It’s been a week since the the Jesus Christ Superstar performance at Derryfield Rep, and I needed another theatre “fix”. As luck would have it, the solution was two minutes down the road at Wheaton College’s Weber Theatre. The Triboro Musical Theatre and Wheaton College are presenting 2 performances of “Curtains” (January 15,16) . It was glorious!! OK… I’ll come clean, I had never heard of this show and I decided not to do any research before the performance. This morning I spent a few minutes on the net getting some more background- thanks to IBDB. Curtains is by Kander and Ebb (“Cabaret”, “Chicago”, etc.)- it’s a purposefully old-style musical/whodunit. The original show ran on Broadway from March ’07 to June’08 and starred David Hyde Pierce and Debra Monk. The Amazon link has some additional information but unfortunately no samples of the wonderful music.
OK back to last night’s performance. The cast was very talented and it showed in the acting and singing as well as in the choreography. Ted Nesi as Lt. Frank Cioffi and Amanda Nelson as producer Carmen Bernstein were wonderful. Writeups from other sources refer to them as Wheaton Alumnists (is alumnist a word?) but you get the idea. Other Wheaton students star in the production – Katie Anderson (Niki Harris), Pete Rizzo and Lauren Bamford (writing team of Hendricks and Fox). Another standout was Diana Puccio (Bambi). It’s unclear to me how the combination of Wheaton College and the Triboro Musical Theatre works and there’s a surprising lack of information about this collaboration (hint hint). The Triboro’s web site is just a splash page at the moment.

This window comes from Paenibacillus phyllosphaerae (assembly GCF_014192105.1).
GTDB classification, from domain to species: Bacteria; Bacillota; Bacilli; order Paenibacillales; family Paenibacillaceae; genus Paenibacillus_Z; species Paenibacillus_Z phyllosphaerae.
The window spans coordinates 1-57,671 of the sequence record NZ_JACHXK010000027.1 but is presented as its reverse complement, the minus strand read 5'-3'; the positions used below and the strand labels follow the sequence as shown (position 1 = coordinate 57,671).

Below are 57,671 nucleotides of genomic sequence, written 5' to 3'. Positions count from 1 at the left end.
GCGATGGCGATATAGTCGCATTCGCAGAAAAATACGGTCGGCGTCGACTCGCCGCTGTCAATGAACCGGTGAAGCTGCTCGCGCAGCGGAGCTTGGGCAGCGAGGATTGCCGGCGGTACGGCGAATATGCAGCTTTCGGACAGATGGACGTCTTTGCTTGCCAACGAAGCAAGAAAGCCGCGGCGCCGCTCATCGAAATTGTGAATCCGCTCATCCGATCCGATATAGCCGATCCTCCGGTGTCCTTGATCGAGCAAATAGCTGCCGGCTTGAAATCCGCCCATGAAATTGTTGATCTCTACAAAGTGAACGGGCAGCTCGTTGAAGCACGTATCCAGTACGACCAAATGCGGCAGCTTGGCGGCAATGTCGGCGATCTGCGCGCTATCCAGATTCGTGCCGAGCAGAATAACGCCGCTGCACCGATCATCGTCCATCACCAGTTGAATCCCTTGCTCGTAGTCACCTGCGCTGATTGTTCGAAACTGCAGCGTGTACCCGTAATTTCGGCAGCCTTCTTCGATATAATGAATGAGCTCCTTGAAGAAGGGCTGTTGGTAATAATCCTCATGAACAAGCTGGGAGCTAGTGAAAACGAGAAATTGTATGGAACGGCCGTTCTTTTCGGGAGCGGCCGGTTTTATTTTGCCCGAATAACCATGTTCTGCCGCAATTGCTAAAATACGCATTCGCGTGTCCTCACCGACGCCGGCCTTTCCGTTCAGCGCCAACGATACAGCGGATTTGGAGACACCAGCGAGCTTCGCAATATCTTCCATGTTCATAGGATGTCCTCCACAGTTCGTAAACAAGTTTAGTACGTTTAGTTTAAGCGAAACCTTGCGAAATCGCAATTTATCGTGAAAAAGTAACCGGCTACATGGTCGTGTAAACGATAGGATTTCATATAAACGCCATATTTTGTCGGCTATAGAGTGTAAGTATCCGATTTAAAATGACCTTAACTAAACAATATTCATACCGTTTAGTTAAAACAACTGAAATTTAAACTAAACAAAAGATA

I love the old show-within-a-show template and Curtains does this admirably. So some of the numbers are about reworking the show and the others relate to the characters and the arc of whodunit. “Show People”, “Coffee Shop Nights” and “The Man is Dead” were a few of the standouts among the dozen or so tunes. The show ran almost three hours (including a 15 minute intermission). It was genuinely enjoyable and I highly recommend getting over to Wheaton College for the second show.
The eleven piece orchestra (!) was excellent under the direction of David Renoni and the sound was reasonably well done. Now that I’m into the music and sound side of theatre again, the other side of my brain wants to get a little more analytical about what I saw/heard. But I’ll save that for the next post.